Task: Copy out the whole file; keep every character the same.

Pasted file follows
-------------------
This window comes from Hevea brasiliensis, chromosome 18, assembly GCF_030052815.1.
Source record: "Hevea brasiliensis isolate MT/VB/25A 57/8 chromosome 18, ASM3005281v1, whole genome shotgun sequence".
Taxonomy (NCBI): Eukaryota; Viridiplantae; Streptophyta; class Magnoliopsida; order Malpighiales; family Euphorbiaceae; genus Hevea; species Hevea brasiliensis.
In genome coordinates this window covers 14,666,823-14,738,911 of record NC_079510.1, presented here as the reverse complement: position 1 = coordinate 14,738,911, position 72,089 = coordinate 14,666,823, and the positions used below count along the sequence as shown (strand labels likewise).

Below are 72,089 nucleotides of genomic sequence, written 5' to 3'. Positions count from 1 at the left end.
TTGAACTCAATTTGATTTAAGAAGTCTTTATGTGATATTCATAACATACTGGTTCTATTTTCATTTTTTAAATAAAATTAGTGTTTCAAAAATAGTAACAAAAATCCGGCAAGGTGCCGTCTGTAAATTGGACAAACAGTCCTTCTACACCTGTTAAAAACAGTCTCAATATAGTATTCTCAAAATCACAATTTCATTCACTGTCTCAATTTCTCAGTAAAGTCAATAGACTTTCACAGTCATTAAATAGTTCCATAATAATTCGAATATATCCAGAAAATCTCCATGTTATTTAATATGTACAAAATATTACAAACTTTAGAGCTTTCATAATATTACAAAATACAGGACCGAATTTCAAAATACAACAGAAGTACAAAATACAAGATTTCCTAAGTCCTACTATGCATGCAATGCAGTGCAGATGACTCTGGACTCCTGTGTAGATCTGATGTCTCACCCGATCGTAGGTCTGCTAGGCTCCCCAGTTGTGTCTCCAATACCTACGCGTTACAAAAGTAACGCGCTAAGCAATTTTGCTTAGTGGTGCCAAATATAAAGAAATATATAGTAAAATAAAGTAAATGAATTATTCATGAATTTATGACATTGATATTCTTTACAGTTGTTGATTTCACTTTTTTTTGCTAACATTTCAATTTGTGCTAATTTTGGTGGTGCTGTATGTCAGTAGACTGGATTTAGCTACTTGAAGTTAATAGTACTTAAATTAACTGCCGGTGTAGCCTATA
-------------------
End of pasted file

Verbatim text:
This window comes from Hevea brasiliensis, chromosome 18, assembly GCF_030052815.1.
Source record: "Hevea brasiliensis isolate MT/VB/25A 57/8 chromosome 18, ASM3005281v1, whole genome shotgun sequence".
Taxonomy (NCBI): Eukaryota; Viridiplantae; Streptophyta; class Magnoliopsida; order Malpighiales; family Euphorbiaceae; genus Hevea; species Hevea brasiliensis.
In genome coordinates this window covers 14,666,823-14,738,911 of record NC_079510.1, presented here as the reverse complement: position 1 = coordinate 14,738,911, position 72,089 = coordinate 14,666,823, and the positions used below count along the sequence as shown (strand labels likewise).

Below are 72,089 nucleotides of genomic sequence, written 5' to 3'. Positions count from 1 at the left end.
TTGAACTCAATTTGATTTAAGAAGTCTTTATGTGATATTCATAACATACTGGTTCTATTTTCATTTTTTAAATAAAATTAGTGTTTCAAAAATAGTAACAAAAATCCGGCAAGGTGCCGTCTGTAAATTGGACAAACAGTCCTTCTACACCTGTTAAAAACAGTCTCAATATAGTATTCTCAAAATCACAATTTCATTCACTGTCTCAATTTCTCAGTAAAGTCAATAGACTTTCACAGTCATTAAATAGTTCCATAATAATTCGAATATATCCAGAAAATCTCCATGTTATTTAATATGTACAAAATATTACAAACTTTAGAGCTTTCATAATATTACAAAATACAGGACCGAATTTCAAAATACAACAGAAGTACAAAATACAAGATTTCCTAAGTCCTACTATGCATGCAATGCAGTGCAGATGACTCTGGACTCCTGTGTAGATCTGATGTCTCACCCGATCGTAGGTCTGCTAGGCTCCCCAGTTGTGTCTCCAATACCTACGCGTTACAAAAGTAACGCGCTAAGCAATTTTGCTTAGTGGTGCCAAATATAAAGAAATATATAGTAAAATAAAGTAAATGAATTATTCATGAATTTATGACATTGATATTCTTTACAGTTGTTGATTTCACTTTTTTTTGCTAACATTTCAATTTGTGCTAATTTTGGTGGTGCTGTATGTCAGTAGACTGGATTTAGCTACTTGAAGTTAATAGTACTTAAATTAACTGCCGGTGTAGCCTATA